Capped Mortgages Explained

What is a capped rate mortgage?

This type of mortgage deal does what it says on the tin. While it’s another type of variable rate mortgage which moves with either the Bank of England’s base rate or the lender’s standard variable rate (SVR), the capped rate means there’s a limit on how high your interest rate can rise to. Most lenders aren’t offering this type of mortgage at the moment due to rates being lower anyway, eliminating the need for a set upper limit.

Pros and cons of capped rate mortgages

This mortgage is ideal if you feel you will benefit from falling interest rates, but want the safety net that when mortgage rates increase, you can still afford the higher rates. While not often available in the current climate, if interest rates are set to drastically rise, capped mortgages could make a comeback. However, the cap is usually set quite high, so the concept may sound more appealing than it is in reality.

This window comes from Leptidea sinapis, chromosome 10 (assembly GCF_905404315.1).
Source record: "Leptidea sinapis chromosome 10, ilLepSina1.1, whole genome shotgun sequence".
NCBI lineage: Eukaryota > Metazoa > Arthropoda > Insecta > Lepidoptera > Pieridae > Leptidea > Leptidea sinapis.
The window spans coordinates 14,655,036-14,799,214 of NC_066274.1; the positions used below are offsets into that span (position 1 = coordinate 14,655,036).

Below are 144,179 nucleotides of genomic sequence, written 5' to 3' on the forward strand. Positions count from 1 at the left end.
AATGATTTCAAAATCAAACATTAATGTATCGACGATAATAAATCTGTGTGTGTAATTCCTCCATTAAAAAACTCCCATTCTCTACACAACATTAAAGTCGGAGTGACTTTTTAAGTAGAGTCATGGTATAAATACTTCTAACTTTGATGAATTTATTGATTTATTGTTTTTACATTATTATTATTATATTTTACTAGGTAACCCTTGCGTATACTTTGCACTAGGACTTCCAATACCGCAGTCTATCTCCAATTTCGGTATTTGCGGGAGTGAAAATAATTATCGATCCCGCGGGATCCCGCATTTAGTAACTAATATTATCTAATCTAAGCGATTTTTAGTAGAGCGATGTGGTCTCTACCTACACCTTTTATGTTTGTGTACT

When introductory incentive deals with a mortgage lender come to an end, it’s usually the case that you’ll be switched to their standard variable rate (SVR). If you think you can get a better deal, remortgaging may be the option for you.

When looking to apply for any type of mortgage, getting professional, impartial advice can help you get the best mortgage product for you. Find a trusted mortgage adviser in your local area here.